In the distant past, you wouldn’t talk about Chinua Achebe without instant reference to his mountaintop novel, Things Fall Apart. He was inseparable from his literary creature that outstripped its creator. But Achebe was lucky: he was spared the tragedy of bringing forth a monster that would fatally prey on its Frankenstein god. Achebe’s genie was genial. Upon escape from the bottle cage, it gave the illustrious novelist a new identity tag: Africa’s foremost storyteller.
However, 2012 would deliver another lingering literary lease to this great man of letters. He wrote There Was A Country: A Personal History of Biafra. More than five decades had passed to serve as a hiatus between the book of Achebe’s youth and the new product of his advanced age. Both were mileposts, the one his first published novel (1958), and the other his last huge work before his death in 2013. But when on November 16, 2022, the world quietly observed the eminent raconteur’s 92nd posthumous birthday, we were all drawn to his latter-day effort rather than to the one that lionized him. Why?
‘Things Fall Apart’ adumbrates system (community) collapse, whereas There Was A Country mourns the arrival of the foretold decadence and disintegration. Man is given to concerns about the now and how he can step on it to launch into a tomorrow unaffected by a deleterious yesterday. True, he needs to know what led him to the now, so he can disallow old pitfalls to surface again. Yet, man must understand more of his presence and work on it to enable him to shape a future close to nirvana, a future defeating its deadly past.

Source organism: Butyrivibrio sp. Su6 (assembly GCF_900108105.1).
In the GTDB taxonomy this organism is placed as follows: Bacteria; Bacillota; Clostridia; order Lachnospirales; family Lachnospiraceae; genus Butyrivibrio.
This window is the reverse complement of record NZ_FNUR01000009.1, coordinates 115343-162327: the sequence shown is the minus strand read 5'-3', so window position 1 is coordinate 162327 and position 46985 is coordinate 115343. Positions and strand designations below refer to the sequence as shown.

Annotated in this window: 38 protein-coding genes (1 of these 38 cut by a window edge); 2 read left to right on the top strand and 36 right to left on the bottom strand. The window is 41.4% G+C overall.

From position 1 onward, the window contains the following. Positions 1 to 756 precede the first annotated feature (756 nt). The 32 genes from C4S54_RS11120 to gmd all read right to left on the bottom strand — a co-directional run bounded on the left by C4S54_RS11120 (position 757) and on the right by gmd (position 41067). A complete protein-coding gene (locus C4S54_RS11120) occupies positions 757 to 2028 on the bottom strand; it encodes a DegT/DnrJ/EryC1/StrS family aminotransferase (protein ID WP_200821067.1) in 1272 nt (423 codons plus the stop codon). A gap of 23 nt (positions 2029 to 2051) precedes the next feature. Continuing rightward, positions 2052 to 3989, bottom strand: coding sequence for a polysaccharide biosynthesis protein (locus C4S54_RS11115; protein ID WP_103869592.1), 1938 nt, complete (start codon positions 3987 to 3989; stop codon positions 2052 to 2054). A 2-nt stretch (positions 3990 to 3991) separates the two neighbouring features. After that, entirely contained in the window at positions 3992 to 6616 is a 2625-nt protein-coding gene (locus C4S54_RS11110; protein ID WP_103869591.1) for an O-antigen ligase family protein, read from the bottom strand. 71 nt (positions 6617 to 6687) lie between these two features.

That’s what many compatriots salute Achebe for in There Was A Country; he writes of the past, the present, and the future. In the past, he sees a near-perfect Nigeria that enabled him to script a bestseller at 28. There was a country that saw Achebe work at the old Radio Nigeria at Ikoyi, Lagos, in a senior position. Here, in this non-nepotistic country, he later became the Director of External Broadcasting.
There was a Nigeria that put Achebe in the company of other Nigerians from the north, east, west, and south, with none looking over his shoulder to see if a dagger-wielding figure was lurking in the shadows.
There was also a country that took the Anambra State Ogidi-born Achebe to the University of College of Ibadan in the old Western Nigeria, where, as he studied the Liberal Arts after dropping Medicine, he beheld the progressive socioeconomic and political developments of the Action Group administration under Obafemi Awolowo.
There was a country that blissfully enjoyed a centrifugal federal order where the regions were lifted to great heights because they didn’t take orders from some lordly central government. There was a country where the talking point wasn’t our fault lines that might lead to the creation of other destabilizing cracks.
By the way, in that country, were there such open or concealed cleavages that held us down as they do today? Now, there arose another country that deposed the ‘ideal’ one Achebe met. Here, the soldiers were at work. Dismantling the structures on the ground that had admirably nurtured the land to place her on the path heading for a golden future, the men in boots did to Nigeria what the Barbarians did to the Roman Empire in 410 AD. They sacked Nigeria and imposed on us a sterile centripetal ‘federal’ arrangement. Rome writhed into extinction after the Barbarians’ assault. There was indeed a country.